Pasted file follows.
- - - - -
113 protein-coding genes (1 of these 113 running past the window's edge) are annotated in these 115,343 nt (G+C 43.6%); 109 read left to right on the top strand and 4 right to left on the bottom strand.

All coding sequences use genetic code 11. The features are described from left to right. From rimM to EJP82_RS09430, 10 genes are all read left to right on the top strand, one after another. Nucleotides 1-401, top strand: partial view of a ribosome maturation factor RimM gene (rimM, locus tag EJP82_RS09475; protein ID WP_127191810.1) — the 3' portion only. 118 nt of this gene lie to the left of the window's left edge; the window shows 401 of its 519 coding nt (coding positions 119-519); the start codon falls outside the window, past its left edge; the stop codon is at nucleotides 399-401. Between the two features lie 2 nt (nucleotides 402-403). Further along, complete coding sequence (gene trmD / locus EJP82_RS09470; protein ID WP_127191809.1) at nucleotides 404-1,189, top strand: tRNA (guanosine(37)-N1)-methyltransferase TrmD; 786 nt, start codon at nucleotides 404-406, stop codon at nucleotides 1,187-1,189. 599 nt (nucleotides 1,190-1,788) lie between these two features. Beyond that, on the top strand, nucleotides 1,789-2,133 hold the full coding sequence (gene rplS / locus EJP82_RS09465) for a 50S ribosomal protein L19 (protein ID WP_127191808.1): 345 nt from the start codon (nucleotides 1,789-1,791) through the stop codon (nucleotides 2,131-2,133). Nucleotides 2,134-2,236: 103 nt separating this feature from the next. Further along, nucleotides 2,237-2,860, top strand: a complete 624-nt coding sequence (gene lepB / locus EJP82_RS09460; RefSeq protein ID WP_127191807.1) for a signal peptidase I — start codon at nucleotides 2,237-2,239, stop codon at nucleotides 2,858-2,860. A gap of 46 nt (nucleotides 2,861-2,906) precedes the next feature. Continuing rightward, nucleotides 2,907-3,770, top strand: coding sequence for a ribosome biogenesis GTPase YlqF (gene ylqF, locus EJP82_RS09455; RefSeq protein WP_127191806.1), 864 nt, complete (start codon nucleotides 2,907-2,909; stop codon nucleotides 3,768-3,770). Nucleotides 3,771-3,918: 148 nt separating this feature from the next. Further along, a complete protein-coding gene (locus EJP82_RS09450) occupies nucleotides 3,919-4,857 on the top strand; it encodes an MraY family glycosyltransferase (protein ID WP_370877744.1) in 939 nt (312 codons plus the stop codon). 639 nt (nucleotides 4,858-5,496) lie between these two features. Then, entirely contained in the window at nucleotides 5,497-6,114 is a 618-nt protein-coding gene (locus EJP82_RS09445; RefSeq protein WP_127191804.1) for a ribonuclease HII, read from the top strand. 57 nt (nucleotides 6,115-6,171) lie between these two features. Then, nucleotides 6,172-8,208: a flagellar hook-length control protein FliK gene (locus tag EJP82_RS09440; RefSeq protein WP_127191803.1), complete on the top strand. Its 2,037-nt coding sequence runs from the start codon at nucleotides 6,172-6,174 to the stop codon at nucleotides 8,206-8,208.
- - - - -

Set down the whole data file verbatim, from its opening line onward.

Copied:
113 protein-coding genes (1 of these 113 running past the window's edge) are annotated in these 115,343 nt (G+C 43.6%); 109 read left to right on the top strand and 4 right to left on the bottom strand.

All coding sequences use genetic code 11. The features are described from left to right. From rimM to EJP82_RS09430, 10 genes are all read left to right on the top strand, one after another. Nucleotides 1-401, top strand: partial view of a ribosome maturation factor RimM gene (rimM, locus tag EJP82_RS09475; protein ID WP_127191810.1) — the 3' portion only. 118 nt of this gene lie to the left of the window's left edge; the window shows 401 of its 519 coding nt (coding positions 119-519); the start codon falls outside the window, past its left edge; the stop codon is at nucleotides 399-401. Between the two features lie 2 nt (nucleotides 402-403). Further along, complete coding sequence (gene trmD / locus EJP82_RS09470; protein ID WP_127191809.1) at nucleotides 404-1,189, top strand: tRNA (guanosine(37)-N1)-methyltransferase TrmD; 786 nt, start codon at nucleotides 404-406, stop codon at nucleotides 1,187-1,189. 599 nt (nucleotides 1,190-1,788) lie between these two features. Beyond that, on the top strand, nucleotides 1,789-2,133 hold the full coding sequence (gene rplS / locus EJP82_RS09465) for a 50S ribosomal protein L19 (protein ID WP_127191808.1): 345 nt from the start codon (nucleotides 1,789-1,791) through the stop codon (nucleotides 2,131-2,133). Nucleotides 2,134-2,236: 103 nt separating this feature from the next. Further along, nucleotides 2,237-2,860, top strand: a complete 624-nt coding sequence (gene lepB / locus EJP82_RS09460; RefSeq protein ID WP_127191807.1) for a signal peptidase I — start codon at nucleotides 2,237-2,239, stop codon at nucleotides 2,858-2,860. A gap of 46 nt (nucleotides 2,861-2,906) precedes the next feature. Continuing rightward, nucleotides 2,907-3,770, top strand: coding sequence for a ribosome biogenesis GTPase YlqF (gene ylqF, locus EJP82_RS09455; RefSeq protein WP_127191806.1), 864 nt, complete (start codon nucleotides 2,907-2,909; stop codon nucleotides 3,768-3,770). Nucleotides 3,771-3,918: 148 nt separating this feature from the next. Further along, a complete protein-coding gene (locus EJP82_RS09450) occupies nucleotides 3,919-4,857 on the top strand; it encodes an MraY family glycosyltransferase (protein ID WP_370877744.1) in 939 nt (312 codons plus the stop codon). 639 nt (nucleotides 4,858-5,496) lie between these two features. Then, entirely contained in the window at nucleotides 5,497-6,114 is a 618-nt protein-coding gene (locus EJP82_RS09445; RefSeq protein WP_127191804.1) for a ribonuclease HII, read from the top strand. 57 nt (nucleotides 6,115-6,171) lie between these two features. Then, nucleotides 6,172-8,208: a flagellar hook-length control protein FliK gene (locus tag EJP82_RS09440; RefSeq protein WP_127191803.1), complete on the top strand. Its 2,037-nt coding sequence runs from the start codon at nucleotides 6,172-6,174 to the stop codon at nucleotides 8,206-8,208.